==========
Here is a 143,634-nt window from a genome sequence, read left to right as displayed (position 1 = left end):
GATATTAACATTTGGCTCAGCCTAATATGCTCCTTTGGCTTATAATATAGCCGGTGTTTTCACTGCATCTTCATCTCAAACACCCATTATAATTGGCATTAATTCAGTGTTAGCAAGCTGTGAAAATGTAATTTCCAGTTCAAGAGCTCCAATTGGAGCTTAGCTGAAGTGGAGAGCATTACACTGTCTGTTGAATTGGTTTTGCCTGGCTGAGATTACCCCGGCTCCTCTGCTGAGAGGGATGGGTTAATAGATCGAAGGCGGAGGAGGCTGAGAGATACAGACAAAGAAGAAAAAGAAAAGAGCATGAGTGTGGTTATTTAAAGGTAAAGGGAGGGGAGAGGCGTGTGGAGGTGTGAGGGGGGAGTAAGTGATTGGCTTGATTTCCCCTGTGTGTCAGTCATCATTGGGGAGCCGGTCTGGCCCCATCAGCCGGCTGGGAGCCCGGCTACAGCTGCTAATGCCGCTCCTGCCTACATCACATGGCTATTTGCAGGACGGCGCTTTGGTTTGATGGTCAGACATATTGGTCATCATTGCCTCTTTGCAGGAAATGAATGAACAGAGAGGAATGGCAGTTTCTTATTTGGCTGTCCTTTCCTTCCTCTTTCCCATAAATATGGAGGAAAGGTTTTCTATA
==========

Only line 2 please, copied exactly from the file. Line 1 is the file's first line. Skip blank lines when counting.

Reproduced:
GATATTAACATTTGGCTCAGCCTAATATGCTCCTTTGGCTTATAATATAGCCGGTGTTTTCACTGCATCTTCATCTCAAACACCCATTATAATTGGCATTAATTCAGTGTTAGCAAGCTGTGAAAATGTAATTTCCAGTTCAAGAGCTCCAATTGGAGCTTAGCTGAAGTGGAGAGCATTACACTGTCTGTTGAATTGGTTTTGCCTGGCTGAGATTACCCCGGCTCCTCTGCTGAGAGGGATGGGTTAATAGATCGAAGGCGGAGGAGGCTGAGAGATACAGACAAAGAAGAAAAAGAAAAGAGCATGAGTGTGGTTATTTAAAGGTAAAGGGAGGGGAGAGGCGTGTGGAGGTGTGAGGGGGGAGTAAGTGATTGGCTTGATTTCCCCTGTGTGTCAGTCATCATTGGGGAGCCGGTCTGGCCCCATCAGCCGGCTGGGAGCCCGGCTACAGCTGCTAATGCCGCTCCTGCCTACATCACATGGCTATTTGCAGGACGGCGCTTTGGTTTGATGGTCAGACATATTGGTCATCATTGCCTCTTTGCAGGAAATGAATGAACAGAGAGGAATGGCAGTTTCTTATTTGGCTGTCCTTTCCTTCCTCTTTCCCATAAATATGGAGGAAAGGTTTTCTATA